Robert Jarvis is a musician and sound artist based in the South of England.  For the last thirty years he has been engaged in performing his music and exhibiting his installations in a wide range of places — from the Northern climes of Scandinavia to the densely populated cities of mid-China.  Throughout this time, his compositions have taken many forms: from solo concerts to surround gallery installations, as interactive games or as large-scale nature-inspired compositions.  He has won the British Composer Awards on two separate occasions for his sonic art installations, and has been short-listed twice for the New Music Award for his environmental musical works.  His latest astronomical work, aroundNorth for the Armagh Observatory, was shortlisted for the New Music Award in 2010. It offers a reinterpretation of our changing window on the Universe as the Earth rotates on its axis.

Outdoor Culture CIC is a not-for-profit company that connects people with landscape and natural heritage through the arts, learning and play. Its Director, Alistair Will, aims to create new and imaginative experiences of green spaces by bridging the arts, education and environment sectors, generating brilliant new reasons for all kinds of people to spend time outside of buildings and to enjoy the real world. As indoor culture takes us further and further away from the land that sustains us, so there is a corresponding opportunity to reach out with purpose and imagination for the realities beyond our walls. His work seeks to immerse children and families in green spaces; to help artists to question, provoke and transform; and to help people discover their own wildness and explore our stunning natural heritage through all the tools that culture in the outdoors can offer.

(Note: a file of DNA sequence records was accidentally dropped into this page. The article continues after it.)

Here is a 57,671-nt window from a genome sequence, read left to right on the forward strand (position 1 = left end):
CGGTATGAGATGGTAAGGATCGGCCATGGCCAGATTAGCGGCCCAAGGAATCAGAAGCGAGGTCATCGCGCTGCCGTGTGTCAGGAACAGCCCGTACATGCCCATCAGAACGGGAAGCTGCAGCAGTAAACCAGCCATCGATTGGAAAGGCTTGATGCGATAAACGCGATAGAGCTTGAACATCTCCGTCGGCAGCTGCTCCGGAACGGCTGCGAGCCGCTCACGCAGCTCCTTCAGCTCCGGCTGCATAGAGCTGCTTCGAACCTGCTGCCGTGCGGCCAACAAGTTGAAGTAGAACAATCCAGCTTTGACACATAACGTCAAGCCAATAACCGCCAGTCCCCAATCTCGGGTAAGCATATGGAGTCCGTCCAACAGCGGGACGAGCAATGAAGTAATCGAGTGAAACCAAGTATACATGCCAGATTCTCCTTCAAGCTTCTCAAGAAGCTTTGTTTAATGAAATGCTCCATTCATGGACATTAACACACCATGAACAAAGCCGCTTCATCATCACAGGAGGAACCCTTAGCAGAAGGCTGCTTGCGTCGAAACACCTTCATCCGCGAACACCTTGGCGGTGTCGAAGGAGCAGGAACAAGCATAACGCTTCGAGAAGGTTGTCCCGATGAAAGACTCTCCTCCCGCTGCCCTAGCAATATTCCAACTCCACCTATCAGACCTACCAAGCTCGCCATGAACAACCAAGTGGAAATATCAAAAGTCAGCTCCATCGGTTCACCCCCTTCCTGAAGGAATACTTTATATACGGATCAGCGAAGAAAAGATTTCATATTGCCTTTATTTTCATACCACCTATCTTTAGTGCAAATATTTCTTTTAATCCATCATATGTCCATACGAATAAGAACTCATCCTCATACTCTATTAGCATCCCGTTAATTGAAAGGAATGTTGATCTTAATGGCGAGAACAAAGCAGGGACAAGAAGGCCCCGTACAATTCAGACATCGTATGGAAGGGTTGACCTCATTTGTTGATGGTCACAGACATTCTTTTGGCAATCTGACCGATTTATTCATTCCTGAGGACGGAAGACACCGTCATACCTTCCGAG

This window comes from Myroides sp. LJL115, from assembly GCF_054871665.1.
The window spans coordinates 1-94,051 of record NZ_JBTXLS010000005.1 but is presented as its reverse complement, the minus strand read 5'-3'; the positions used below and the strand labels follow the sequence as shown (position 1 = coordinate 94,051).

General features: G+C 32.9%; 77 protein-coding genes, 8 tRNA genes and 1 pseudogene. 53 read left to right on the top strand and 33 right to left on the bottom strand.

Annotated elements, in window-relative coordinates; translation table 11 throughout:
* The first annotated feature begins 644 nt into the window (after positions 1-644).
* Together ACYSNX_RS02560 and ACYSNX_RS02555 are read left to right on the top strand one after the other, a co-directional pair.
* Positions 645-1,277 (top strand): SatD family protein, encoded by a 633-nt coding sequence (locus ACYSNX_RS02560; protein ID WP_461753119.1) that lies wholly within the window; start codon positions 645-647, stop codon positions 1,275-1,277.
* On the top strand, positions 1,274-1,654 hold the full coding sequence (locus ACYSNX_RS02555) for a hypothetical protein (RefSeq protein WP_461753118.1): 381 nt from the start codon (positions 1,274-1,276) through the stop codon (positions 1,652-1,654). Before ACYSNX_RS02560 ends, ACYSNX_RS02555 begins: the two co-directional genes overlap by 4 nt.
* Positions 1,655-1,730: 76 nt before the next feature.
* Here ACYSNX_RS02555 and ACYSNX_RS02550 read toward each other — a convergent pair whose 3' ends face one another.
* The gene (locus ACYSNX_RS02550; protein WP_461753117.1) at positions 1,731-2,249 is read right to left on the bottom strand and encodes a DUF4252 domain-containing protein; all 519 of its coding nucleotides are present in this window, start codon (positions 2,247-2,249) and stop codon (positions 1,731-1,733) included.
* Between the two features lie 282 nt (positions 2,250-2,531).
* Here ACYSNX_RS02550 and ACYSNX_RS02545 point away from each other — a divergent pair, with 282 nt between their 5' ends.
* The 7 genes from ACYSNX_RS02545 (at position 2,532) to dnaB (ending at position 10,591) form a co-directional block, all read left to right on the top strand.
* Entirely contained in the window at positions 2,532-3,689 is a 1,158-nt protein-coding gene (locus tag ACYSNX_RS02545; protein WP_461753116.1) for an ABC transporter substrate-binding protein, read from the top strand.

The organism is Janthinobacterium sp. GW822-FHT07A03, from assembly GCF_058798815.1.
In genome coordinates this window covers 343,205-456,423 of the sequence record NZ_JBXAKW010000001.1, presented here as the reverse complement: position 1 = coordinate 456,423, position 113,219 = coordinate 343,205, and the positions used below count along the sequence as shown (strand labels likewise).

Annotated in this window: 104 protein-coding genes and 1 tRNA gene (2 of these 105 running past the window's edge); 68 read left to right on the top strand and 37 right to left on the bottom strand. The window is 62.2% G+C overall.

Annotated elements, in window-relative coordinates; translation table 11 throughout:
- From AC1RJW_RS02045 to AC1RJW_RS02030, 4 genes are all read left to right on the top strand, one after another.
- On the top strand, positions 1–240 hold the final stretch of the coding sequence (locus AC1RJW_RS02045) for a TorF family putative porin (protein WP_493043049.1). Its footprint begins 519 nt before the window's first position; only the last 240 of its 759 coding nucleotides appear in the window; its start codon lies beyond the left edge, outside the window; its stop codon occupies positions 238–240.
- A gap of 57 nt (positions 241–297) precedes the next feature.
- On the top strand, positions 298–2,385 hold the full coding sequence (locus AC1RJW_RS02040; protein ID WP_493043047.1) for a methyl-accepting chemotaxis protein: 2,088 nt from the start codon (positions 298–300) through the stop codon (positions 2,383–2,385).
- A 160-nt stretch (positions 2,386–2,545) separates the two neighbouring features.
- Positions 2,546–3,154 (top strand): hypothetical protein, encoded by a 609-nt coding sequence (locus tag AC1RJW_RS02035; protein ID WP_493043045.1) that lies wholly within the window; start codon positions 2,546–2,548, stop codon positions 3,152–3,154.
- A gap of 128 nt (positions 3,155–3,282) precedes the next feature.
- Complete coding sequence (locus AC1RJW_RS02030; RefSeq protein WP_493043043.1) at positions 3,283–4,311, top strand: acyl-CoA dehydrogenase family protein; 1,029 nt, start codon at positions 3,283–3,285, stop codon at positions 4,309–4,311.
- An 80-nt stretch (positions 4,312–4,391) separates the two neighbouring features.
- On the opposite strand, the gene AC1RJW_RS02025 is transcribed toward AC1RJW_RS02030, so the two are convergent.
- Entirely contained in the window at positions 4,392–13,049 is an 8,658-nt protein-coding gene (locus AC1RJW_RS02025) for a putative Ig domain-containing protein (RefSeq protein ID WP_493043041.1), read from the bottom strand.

The Arts Council of Northern Ireland is the development and funding agency for the Arts in Northern Ireland. The Council distributes public money and National Lottery funds to develop and deliver a wide variety of arts projects, events and from theatre and literature to art in the community. It works in partnership with hundreds of artists, arts organisations and venues. Art has the ability to reach across boundaries, inspiring, teaching and bringing people together.

The PRS for Music Foundation has been a leading UK funder of new music across all genres since 2000, their mission being to stimulate and support the creation and performance of new music throughout the UK and to ensure that this music is enjoyed by a wide audience. They do this through open grant schemes, which are available to musicians and organizations four times per year, and partnership programmes led in response to specific needs and gaps in funding.

QTX is part of the AVSL Group Ltd, a leader in the UK consumer electronics market place. The company has a vast product portfolio covering the general electronics, audio visual, sound, light, public address and MI trades, and continuously strives to develop and diversify these product ranges in order to meet the demands of an ever-evolving technology climate. QTX is supporting aroundNorth with its range of portable speaker units.

3. Links to Images and Sound Clips

Outdoor Culture
Robert Jarvis
New Music World
National Trust

4. Where Next

aroundNorth will return to Armagh Observatory in March 2015 as a permanent exhibit. There are further planned phases of the project to fully realise its educational potential and its capacity to help visually disabled children and adults better to understand the nature and apparent movement of the stars around the North Celestial Pole, close to the North Star, Polaris. For example, it can be extended so that it will correctly 'play' stars that happen to be visible from visitor centres and other locations around the world, or be reproduced as an Internet-enabled facility accessible to home computers or mobile phones worldwide.

Last Revised: 2014 March 6th